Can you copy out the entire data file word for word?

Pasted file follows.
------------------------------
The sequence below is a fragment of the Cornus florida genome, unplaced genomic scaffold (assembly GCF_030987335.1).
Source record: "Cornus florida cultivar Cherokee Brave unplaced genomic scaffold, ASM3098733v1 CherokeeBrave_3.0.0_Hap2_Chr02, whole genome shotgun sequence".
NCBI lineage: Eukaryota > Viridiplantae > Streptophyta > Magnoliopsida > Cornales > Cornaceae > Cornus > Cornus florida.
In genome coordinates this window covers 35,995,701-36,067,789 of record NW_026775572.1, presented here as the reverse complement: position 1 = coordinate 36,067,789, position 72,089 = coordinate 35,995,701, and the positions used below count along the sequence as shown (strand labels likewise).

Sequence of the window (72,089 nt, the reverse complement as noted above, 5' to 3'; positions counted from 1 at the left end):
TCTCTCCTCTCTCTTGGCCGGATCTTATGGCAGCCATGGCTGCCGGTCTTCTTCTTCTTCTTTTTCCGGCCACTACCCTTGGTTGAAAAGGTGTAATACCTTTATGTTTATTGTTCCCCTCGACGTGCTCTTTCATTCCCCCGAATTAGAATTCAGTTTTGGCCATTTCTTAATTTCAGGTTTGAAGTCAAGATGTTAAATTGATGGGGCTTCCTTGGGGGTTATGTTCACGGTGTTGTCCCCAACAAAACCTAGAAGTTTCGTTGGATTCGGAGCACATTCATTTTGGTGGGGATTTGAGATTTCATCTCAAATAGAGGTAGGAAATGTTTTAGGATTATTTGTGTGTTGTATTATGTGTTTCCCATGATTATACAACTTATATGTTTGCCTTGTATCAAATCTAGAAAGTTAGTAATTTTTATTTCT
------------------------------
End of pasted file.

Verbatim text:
The sequence below is a fragment of the Cornus florida genome, unplaced genomic scaffold (assembly GCF_030987335.1).
Source record: "Cornus florida cultivar Cherokee Brave unplaced genomic scaffold, ASM3098733v1 CherokeeBrave_3.0.0_Hap2_Chr02, whole genome shotgun sequence".
NCBI lineage: Eukaryota > Viridiplantae > Streptophyta > Magnoliopsida > Cornales > Cornaceae > Cornus > Cornus florida.
In genome coordinates this window covers 35,995,701-36,067,789 of record NW_026775572.1, presented here as the reverse complement: position 1 = coordinate 36,067,789, position 72,089 = coordinate 35,995,701, and the positions used below count along the sequence as shown (strand labels likewise).

Sequence of the window (72,089 nt, the reverse complement as noted above, 5' to 3'; positions counted from 1 at the left end):
TCTCTCCTCTCTCTTGGCCGGATCTTATGGCAGCCATGGCTGCCGGTCTTCTTCTTCTTCTTTTTCCGGCCACTACCCTTGGTTGAAAAGGTGTAATACCTTTATGTTTATTGTTCCCCTCGACGTGCTCTTTCATTCCCCCGAATTAGAATTCAGTTTTGGCCATTTCTTAATTTCAGGTTTGAAGTCAAGATGTTAAATTGATGGGGCTTCCTTGGGGGTTATGTTCACGGTGTTGTCCCCAACAAAACCTAGAAGTTTCGTTGGATTCGGAGCACATTCATTTTGGTGGGGATTTGAGATTTCATCTCAAATAGAGGTAGGAAATGTTTTAGGATTATTTGTGTGTTGTATTATGTGTTTCCCATGATTATACAACTTATATGTTTGCCTTGTATCAAATCTAGAAAGTTAGTAATTTTTATTTCT